Photo: Washington Capitals
The Washington Capitals fully understand the importance of strength down the middle, as for many seasons, the team had a revolving door to try and support franchise pivot Nicklas Backstrom. It wasn’t until the arrival of Evgeny Kuznetsov in 2014, along with the addition of Lars Eller in the 2016 offseason, did the team have the ability to flex some strength down the middle. With Backstrom and Eller both now 30-years old or older, and Kuznetsov having developed into the team’s first-line center over the last two seasons or so, Capitals General Manager Brian MacLellan began the process of pooling forward prospects with this in mind by taking center Connor McMichael of the Ontario Hockey League’s London Knights with the team’s first-round selection in June. NoVa Caps’ OHL Analyst Marcus Boutilier takes a closer look.
The Capitals drafted the Ajax, Ontario native 25th overall with the hope and anticipation that McMichael can fill a spot in the lineup at some point in the future. Coming into the draft, McMichael was ranked 11th overall among North American skaters and 20th overall by NHL Central Scouting, so it’s unsurprising that there were a few teams that had the 5’11″, 185-pound forward on their radar before the Capitals selected him.
With some of the London Knights’ key leadership figures advancing in their careers this past summer, it’s expected by many that McMichael will have a vast improvement over his 36-goal, 72-point season (in 67 games played) in 2018-19, with a likely increase in ice time and an amplified role. McMichael himself has expressed he would like to see an improved season with 35 or more goals and 100 points while taking on a leadership role. McMichael served as captain of his AAA-midget team in Ajax/Pickering in 2016-17, so being a player others lean on won’t be new to him.
Playing last season in a secondary role on a powerhouse London team did not seem to faze the second-year junior, however, as he exploded offensively to lead the team in goals, primary assists, and shots. When one looks at former London Knights’ goal totals in their second season, he is skating in good company as neither Corey Perry nor Rick Nash were able to light the lamp as many times as McMichael did in his sophomore season (a rookie season – 2017-18 – in which he finished with a modest total of eight goals and 16 points in 60 games). It is important to note that McMichael’s rookie season was split between two teams, as he was traded during the season from the Hamilton Bulldogs (he was traded to London for current St. Louis Blues forward Robert Thomas) who drafted him in the 2017 OHL Draft with the 11th overall, to the Knights in a blockbuster deal at the time. Such a situation could have been difficult for a young player to deal with but as evidenced by last season, it’s clear McMichael has mental strength and desire.
McMichael is a fan favorite and seems to thrive in the limelight: He won the Race to the Coulter’s Three Star Cup, as he was selected as one of a game’d Three Stars of the Night, more than any other Knight in 2018-19. During a game attended last season in London, he scored a goal during the local “Mac Attack” promotion, which gives everyone in the crowd a free McDonald’s Big Mac whenever a London player scores during a random two-minute span in a game; McMichael scored seven of the 11 so-called “Mac Attack” goals during the course of the season.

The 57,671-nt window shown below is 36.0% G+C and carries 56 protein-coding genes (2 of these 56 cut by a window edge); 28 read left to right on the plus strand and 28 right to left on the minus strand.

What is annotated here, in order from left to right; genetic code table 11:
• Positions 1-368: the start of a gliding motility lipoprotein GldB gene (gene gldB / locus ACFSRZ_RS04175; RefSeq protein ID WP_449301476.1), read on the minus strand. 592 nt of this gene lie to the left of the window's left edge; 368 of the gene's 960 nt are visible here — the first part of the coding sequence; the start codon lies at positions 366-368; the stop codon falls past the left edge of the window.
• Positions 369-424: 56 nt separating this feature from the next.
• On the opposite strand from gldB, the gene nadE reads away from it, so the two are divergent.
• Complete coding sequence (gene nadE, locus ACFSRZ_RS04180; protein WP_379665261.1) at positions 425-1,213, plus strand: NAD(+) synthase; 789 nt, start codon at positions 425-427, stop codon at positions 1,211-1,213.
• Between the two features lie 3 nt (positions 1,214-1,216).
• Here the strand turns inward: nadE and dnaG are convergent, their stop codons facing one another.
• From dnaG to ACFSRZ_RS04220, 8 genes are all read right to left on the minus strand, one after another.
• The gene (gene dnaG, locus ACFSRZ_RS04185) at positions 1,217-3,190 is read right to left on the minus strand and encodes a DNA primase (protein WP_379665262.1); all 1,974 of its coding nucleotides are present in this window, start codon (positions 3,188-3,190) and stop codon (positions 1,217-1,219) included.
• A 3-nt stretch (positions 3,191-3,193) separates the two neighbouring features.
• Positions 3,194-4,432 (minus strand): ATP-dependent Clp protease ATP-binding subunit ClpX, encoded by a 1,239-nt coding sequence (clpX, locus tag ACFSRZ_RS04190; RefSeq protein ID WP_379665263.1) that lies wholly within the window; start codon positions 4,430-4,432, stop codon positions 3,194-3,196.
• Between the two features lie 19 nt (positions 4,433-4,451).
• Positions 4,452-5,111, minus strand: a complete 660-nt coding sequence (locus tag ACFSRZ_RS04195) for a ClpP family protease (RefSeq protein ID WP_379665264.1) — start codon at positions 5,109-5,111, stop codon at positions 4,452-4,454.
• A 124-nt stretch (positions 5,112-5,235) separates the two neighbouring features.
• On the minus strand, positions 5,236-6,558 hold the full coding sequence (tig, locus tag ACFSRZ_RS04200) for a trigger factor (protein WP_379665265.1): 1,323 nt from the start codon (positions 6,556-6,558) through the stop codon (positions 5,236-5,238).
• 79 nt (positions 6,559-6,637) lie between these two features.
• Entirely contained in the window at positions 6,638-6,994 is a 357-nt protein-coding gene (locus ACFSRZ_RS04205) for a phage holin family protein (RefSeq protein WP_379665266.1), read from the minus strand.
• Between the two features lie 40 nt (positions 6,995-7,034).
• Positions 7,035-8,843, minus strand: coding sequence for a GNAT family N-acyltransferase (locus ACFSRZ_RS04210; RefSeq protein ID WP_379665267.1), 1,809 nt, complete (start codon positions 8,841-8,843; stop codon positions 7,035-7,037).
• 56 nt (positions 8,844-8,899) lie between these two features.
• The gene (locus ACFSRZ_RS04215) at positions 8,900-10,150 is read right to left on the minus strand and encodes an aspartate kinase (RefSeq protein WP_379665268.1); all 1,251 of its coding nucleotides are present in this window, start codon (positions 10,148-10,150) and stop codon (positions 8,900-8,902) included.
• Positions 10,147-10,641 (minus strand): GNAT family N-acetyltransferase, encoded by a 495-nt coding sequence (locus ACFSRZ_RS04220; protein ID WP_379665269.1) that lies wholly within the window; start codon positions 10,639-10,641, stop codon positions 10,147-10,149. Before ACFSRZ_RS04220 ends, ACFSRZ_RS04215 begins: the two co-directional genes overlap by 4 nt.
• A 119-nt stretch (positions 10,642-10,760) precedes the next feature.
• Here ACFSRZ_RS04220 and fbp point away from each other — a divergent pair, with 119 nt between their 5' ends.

With greater accountability comes more responsibility and McMichael is being groomed in London by Capitals’ legend and former Head Coach Dale Hunter, in playing a strong two-way game, speaking highly of his time with Hunter. This bodes well for the Caps, as their game plan requires this type of play and with his potential to add some offense it’s easy to see why they are thrilled to have him in the organization; so much so he was signed almost immediately to an Entry-level contract on July 12.
Capitals fans may get a chance to see the 18-year old compete on the world stage, as he was invited to Canada’s National Junior Evaluation Camp this week in Plymouth, Michigan with a goal in mind of making the team and representing his country at the prestigious World Junior Championships this Christmas/New Year’s in the Czech Republic. He was a member of Team Canada’s Under-17 Team White last year, registering one goal and four points in six games and also played for Team Orr in the Sherwin-Williams CHL/NHL Top Prospects game last season.
Recognized as a smart and gifted player with a high hockey IQ, McMichael looks to get stronger this year and work on his skating and defensive positioning, in addition to his responsibilities as a center. While he isn’t one to shy away from the corners or “dirty” areas, some more muscle and strength will only heighten his potential as a solid, two-way NHL player. While some have suggested he needs to improve on his skating, he seems to move around the ice just fine; his first few strides may be slow but he has decent speed once he gets going.
With the Capitals strong down the middle of the ice in the short-term, it will give some time for the team to develop their new asset and like most Washington prospects before him, fans will likely see him in the American Hockey League with the Hershey Bears, gaining valuable professional experience next season, as this will be his last in the OHL. McMichael may not be an elite player destined for super-stardom, though his goal scoring potential is high, but he is almost certainly a surefire NHLer with a strong, two-way game.
I look forward to covering the upcoming OHL season and watching London Knights games including seeing McMichael live at least seven times, including games at his home rink in order to provide as close a representation as I can of his final junior season. I’ll be providing updates on his status and ongoing development in London monthly and you will also find info on Twitter under the username tag @SportMajor.
By Marcus Boutilier